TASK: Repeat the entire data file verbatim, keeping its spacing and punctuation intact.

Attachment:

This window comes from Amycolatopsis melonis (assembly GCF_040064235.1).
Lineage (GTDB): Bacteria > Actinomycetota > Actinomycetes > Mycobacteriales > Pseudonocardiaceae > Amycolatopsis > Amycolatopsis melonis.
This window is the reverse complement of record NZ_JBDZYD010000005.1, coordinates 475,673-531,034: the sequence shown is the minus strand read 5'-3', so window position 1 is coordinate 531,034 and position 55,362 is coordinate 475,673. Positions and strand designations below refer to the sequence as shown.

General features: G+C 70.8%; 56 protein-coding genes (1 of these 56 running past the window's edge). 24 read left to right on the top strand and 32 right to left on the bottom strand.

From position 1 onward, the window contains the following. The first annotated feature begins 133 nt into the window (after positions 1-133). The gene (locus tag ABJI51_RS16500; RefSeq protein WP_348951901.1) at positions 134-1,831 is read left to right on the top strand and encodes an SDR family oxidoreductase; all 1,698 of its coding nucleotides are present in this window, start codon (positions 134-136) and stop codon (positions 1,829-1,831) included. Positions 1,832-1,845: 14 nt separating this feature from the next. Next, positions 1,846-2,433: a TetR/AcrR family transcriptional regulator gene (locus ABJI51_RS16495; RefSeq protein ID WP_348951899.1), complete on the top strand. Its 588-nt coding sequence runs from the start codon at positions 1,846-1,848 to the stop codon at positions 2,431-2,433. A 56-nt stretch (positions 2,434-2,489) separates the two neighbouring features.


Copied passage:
This window comes from Amycolatopsis melonis (assembly GCF_040064235.1).
Lineage (GTDB): Bacteria > Actinomycetota > Actinomycetes > Mycobacteriales > Pseudonocardiaceae > Amycolatopsis > Amycolatopsis melonis.
This window is the reverse complement of record NZ_JBDZYD010000005.1, coordinates 475,673-531,034: the sequence shown is the minus strand read 5'-3', so window position 1 is coordinate 531,034 and position 55,362 is coordinate 475,673. Positions and strand designations below refer to the sequence as shown.

General features: G+C 70.8%; 56 protein-coding genes (1 of these 56 running past the window's edge). 24 read left to right on the top strand and 32 right to left on the bottom strand.

From position 1 onward, the window contains the following. The first annotated feature begins 133 nt into the window (after positions 1-133). The gene (locus tag ABJI51_RS16500; RefSeq protein WP_348951901.1) at positions 134-1,831 is read left to right on the top strand and encodes an SDR family oxidoreductase; all 1,698 of its coding nucleotides are present in this window, start codon (positions 134-136) and stop codon (positions 1,829-1,831) included. Positions 1,832-1,845: 14 nt separating this feature from the next. Next, positions 1,846-2,433: a TetR/AcrR family transcriptional regulator gene (locus ABJI51_RS16495; RefSeq protein ID WP_348951899.1), complete on the top strand. Its 588-nt coding sequence runs from the start codon at positions 1,846-1,848 to the stop codon at positions 2,431-2,433. A 56-nt stretch (positions 2,434-2,489) separates the two neighbouring features.